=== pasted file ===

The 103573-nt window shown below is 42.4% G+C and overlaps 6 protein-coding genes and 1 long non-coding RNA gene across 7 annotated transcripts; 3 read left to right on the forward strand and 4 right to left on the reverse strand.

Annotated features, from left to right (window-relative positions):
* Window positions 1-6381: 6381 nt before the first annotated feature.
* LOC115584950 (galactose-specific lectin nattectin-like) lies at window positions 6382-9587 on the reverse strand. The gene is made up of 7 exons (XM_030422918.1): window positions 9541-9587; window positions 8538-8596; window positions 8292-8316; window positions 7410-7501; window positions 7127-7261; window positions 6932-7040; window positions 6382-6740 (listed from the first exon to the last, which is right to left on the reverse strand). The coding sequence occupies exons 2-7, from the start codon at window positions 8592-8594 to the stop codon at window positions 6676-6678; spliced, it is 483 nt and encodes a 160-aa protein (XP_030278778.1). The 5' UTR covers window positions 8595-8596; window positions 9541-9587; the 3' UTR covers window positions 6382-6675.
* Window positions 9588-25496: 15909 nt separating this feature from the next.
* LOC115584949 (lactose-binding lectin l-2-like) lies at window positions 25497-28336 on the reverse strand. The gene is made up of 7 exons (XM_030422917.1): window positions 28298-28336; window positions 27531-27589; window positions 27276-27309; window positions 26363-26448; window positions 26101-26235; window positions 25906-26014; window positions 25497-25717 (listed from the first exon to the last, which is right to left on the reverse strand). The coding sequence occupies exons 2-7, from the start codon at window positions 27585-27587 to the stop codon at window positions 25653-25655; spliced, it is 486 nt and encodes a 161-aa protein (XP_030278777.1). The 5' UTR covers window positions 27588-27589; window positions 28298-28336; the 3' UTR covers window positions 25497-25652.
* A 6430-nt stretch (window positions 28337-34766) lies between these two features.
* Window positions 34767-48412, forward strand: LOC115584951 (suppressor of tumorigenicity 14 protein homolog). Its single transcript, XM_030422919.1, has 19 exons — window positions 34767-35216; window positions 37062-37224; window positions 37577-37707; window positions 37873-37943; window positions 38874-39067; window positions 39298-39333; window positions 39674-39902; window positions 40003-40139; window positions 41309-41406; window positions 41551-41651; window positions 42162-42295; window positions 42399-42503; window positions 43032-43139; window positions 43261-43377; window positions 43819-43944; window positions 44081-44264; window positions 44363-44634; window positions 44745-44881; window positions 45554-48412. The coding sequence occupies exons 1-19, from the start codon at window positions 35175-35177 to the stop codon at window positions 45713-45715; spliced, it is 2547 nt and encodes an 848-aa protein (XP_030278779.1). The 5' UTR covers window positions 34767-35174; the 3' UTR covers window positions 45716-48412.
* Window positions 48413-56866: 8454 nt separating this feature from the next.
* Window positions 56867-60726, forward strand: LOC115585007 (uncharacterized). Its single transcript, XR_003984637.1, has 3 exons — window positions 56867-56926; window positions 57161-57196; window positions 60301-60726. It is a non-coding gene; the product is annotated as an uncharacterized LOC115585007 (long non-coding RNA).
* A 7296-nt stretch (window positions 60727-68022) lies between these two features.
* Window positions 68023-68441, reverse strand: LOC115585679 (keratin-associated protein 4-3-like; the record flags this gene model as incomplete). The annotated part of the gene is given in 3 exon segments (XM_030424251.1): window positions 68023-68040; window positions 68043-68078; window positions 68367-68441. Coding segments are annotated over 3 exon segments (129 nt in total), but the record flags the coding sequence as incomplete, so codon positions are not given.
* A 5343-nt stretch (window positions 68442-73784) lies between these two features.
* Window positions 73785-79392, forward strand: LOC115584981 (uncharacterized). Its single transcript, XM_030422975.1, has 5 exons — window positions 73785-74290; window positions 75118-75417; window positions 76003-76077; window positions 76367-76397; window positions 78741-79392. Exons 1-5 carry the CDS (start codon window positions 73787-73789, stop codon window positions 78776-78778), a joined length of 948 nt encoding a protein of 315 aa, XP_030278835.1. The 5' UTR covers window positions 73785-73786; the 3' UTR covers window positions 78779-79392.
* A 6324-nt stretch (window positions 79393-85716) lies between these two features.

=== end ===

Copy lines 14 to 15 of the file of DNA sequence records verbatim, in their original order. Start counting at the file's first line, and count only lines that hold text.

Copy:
* Window positions 73785-79392, forward strand: LOC115584981 (uncharacterized). Its single transcript, XM_030422975.1, has 5 exons — window positions 73785-74290; window positions 75118-75417; window positions 76003-76077; window positions 76367-76397; window positions 78741-79392. Exons 1-5 carry the CDS (start codon window positions 73787-73789, stop codon window positions 78776-78778), a joined length of 948 nt encoding a protein of 315 aa, XP_030278835.1. The 5' UTR covers window positions 73785-73786; the 3' UTR covers window positions 78779-79392.
* A 6324-nt stretch (window positions 79393-85716) lies between these two features.